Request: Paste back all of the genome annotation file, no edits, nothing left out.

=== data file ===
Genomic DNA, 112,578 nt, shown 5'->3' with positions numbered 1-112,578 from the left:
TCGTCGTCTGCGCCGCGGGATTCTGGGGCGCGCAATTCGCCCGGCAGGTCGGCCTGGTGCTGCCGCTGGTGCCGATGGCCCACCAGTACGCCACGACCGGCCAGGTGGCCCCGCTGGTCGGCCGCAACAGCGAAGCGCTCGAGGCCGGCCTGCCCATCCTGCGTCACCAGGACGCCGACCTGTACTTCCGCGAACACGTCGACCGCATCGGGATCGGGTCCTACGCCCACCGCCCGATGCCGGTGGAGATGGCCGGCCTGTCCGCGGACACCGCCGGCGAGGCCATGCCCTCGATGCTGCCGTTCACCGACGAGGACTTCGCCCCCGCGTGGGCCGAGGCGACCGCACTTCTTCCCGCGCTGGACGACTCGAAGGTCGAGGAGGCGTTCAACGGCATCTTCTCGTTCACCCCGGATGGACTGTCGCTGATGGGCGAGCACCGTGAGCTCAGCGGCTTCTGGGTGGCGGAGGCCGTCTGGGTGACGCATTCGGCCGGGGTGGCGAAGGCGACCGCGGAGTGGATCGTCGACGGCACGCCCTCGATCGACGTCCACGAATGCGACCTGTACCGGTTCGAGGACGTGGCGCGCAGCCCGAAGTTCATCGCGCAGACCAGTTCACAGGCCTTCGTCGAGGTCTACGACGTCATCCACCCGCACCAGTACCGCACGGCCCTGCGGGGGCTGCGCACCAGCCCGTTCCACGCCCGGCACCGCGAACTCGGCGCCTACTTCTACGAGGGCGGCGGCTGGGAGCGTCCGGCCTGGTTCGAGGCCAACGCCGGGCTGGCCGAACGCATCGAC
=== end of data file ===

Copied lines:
Genomic DNA, 112,578 nt, shown 5'->3' with positions numbered 1-112,578 from the left:
TCGTCGTCTGCGCCGCGGGATTCTGGGGCGCGCAATTCGCCCGGCAGGTCGGCCTGGTGCTGCCGCTGGTGCCGATGGCCCACCAGTACGCCACGACCGGCCAGGTGGCCCCGCTGGTCGGCCGCAACAGCGAAGCGCTCGAGGCCGGCCTGCCCATCCTGCGTCACCAGGACGCCGACCTGTACTTCCGCGAACACGTCGACCGCATCGGGATCGGGTCCTACGCCCACCGCCCGATGCCGGTGGAGATGGCCGGCCTGTCCGCGGACACCGCCGGCGAGGCCATGCCCTCGATGCTGCCGTTCACCGACGAGGACTTCGCCCCCGCGTGGGCCGAGGCGACCGCACTTCTTCCCGCGCTGGACGACTCGAAGGTCGAGGAGGCGTTCAACGGCATCTTCTCGTTCACCCCGGATGGACTGTCGCTGATGGGCGAGCACCGTGAGCTCAGCGGCTTCTGGGTGGCGGAGGCCGTCTGGGTGACGCATTCGGCCGGGGTGGCGAAGGCGACCGCGGAGTGGATCGTCGACGGCACGCCCTCGATCGACGTCCACGAATGCGACCTGTACCGGTTCGAGGACGTGGCGCGCAGCCCGAAGTTCATCGCGCAGACCAGTTCACAGGCCTTCGTCGAGGTCTACGACGTCATCCACCCGCACCAGTACCGCACGGCCCTGCGGGGGCTGCGCACCAGCCCGTTCCACGCCCGGCACCGCGAACTCGGCGCCTACTTCTACGAGGGCGGCGGCTGGGAGCGTCCGGCCTGGTTCGAGGCCAACGCCGGGCTGGCCGAACGCATCGAC